Matus Stein before emigration to Cuba


from friend FEDER, 1923


from friend Nechama LITAWSKY writing in Yiddish 1927


friend, Piotr ARONCHIK of Lyakhovichi writing in Russian in 1923

We have room to add more! But this page is special. We would like to add more pictures or collections connected to the friends and family of Rachil Sztejn Palgon, perhaps one of the friends named in a card already on the page. Perhaps someone who has a picture with a group shot of Rachil, or who has found a picture of Rachil or Matus or their classmates in a box of saved photos. Who might have had such photos? Someone who made aliyah in the 1920s or 1930s? Someone who settled in a Russian city before the chaos of war? Someone owning a class picture? A friend in the Cuban community? Think outside the box, folks! And if you have Lyakhovichi pictures that don't fit here, we will put them somewhere else!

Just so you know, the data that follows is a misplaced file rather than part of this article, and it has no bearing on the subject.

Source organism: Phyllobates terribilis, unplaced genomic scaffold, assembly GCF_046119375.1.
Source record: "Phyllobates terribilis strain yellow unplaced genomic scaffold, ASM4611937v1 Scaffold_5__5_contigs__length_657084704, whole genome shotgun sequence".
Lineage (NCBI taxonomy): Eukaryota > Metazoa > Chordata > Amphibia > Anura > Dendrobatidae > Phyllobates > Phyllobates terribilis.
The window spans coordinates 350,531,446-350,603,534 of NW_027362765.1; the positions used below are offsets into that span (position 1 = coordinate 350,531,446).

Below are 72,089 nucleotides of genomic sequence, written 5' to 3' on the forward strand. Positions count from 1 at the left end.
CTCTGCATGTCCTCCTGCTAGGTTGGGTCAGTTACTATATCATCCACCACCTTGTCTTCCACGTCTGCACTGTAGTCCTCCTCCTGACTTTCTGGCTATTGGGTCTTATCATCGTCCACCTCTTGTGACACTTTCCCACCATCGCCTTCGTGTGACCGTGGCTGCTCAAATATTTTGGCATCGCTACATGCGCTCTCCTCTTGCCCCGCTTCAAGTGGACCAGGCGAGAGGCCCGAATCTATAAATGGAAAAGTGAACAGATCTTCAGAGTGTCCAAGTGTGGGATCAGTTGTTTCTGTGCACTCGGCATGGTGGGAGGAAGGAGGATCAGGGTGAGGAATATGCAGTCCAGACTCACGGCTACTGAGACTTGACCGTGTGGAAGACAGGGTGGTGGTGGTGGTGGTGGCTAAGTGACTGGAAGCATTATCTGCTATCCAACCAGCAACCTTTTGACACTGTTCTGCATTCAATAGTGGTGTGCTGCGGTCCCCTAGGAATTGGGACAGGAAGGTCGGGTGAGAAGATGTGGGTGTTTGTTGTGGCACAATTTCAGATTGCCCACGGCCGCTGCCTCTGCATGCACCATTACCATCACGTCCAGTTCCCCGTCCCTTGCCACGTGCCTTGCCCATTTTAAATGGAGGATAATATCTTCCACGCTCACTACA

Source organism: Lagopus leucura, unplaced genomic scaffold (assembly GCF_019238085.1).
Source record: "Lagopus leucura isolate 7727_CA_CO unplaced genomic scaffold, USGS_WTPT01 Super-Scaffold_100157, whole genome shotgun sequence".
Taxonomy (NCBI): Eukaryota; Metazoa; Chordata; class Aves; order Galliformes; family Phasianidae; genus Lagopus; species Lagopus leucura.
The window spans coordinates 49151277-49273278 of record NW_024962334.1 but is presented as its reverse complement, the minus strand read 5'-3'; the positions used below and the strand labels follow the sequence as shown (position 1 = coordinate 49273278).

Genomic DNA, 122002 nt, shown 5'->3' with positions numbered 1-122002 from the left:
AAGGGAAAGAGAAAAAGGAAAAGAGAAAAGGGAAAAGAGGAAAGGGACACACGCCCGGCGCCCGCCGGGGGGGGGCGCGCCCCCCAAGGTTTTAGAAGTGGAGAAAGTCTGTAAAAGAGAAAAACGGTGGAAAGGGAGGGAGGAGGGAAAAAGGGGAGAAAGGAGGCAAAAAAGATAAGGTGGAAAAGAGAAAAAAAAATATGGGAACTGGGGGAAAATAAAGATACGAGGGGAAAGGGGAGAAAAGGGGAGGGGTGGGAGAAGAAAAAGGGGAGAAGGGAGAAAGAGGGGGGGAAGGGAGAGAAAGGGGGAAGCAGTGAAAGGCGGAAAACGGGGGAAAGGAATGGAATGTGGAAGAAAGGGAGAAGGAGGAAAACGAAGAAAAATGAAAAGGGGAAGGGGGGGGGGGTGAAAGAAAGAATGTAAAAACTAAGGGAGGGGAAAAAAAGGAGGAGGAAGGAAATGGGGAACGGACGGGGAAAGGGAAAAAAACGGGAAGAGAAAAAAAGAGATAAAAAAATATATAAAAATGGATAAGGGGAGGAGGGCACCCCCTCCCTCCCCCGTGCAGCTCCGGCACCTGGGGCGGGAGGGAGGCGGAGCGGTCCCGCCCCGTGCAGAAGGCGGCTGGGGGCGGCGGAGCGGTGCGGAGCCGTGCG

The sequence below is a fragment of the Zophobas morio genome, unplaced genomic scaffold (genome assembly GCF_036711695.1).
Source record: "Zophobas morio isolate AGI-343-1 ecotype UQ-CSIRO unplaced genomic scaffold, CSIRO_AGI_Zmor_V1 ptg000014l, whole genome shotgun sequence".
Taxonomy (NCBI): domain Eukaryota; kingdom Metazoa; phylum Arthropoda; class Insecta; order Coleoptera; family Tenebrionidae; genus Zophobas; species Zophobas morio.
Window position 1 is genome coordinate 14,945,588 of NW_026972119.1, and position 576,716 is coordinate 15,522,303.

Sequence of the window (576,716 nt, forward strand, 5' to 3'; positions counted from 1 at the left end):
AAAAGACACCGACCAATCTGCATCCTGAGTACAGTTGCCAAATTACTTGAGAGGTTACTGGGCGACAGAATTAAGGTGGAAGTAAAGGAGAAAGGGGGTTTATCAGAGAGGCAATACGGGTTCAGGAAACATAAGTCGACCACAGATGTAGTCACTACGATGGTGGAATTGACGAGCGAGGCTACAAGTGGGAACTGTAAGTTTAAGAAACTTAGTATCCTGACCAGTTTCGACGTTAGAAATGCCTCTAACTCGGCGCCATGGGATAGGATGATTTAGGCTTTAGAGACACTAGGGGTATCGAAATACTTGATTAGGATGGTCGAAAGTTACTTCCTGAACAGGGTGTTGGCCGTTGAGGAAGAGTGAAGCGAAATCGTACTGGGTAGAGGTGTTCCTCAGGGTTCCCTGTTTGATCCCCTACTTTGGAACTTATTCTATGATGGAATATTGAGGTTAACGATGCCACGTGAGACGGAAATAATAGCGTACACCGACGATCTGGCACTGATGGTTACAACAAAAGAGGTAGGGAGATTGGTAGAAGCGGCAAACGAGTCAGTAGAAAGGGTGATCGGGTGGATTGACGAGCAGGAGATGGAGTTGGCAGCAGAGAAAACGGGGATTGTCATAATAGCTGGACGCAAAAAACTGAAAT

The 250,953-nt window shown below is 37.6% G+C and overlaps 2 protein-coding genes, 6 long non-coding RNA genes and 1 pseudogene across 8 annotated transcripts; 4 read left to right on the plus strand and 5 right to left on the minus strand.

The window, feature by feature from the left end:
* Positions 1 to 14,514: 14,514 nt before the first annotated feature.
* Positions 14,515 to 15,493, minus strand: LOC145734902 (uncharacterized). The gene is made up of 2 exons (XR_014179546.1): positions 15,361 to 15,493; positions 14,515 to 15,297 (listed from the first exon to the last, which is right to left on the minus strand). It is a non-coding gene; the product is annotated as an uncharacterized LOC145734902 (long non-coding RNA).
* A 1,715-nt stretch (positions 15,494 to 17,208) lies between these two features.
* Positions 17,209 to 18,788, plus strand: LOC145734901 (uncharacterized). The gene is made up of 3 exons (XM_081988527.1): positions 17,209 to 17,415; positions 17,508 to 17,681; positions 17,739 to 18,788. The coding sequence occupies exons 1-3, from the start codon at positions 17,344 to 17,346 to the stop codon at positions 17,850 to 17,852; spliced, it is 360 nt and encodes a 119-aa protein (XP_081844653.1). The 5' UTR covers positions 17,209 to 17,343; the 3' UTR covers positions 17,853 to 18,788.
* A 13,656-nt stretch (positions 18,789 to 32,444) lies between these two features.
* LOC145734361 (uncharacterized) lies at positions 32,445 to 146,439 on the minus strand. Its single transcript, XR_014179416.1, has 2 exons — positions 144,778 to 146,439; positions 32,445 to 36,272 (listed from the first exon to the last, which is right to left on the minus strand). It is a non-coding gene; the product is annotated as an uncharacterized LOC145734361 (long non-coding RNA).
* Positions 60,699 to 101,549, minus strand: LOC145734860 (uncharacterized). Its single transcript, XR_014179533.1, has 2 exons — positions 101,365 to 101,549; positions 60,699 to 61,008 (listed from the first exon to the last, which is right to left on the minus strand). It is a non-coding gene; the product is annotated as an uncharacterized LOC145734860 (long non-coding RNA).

Fania Malowitsky
Fania Malowitsky's photo was taken in Baranovichi in 1929, the same year as Rachil's. This picture left Poland and ended up in New Zealand! (shared thanks to Joe Beder!) Do you have other such finds?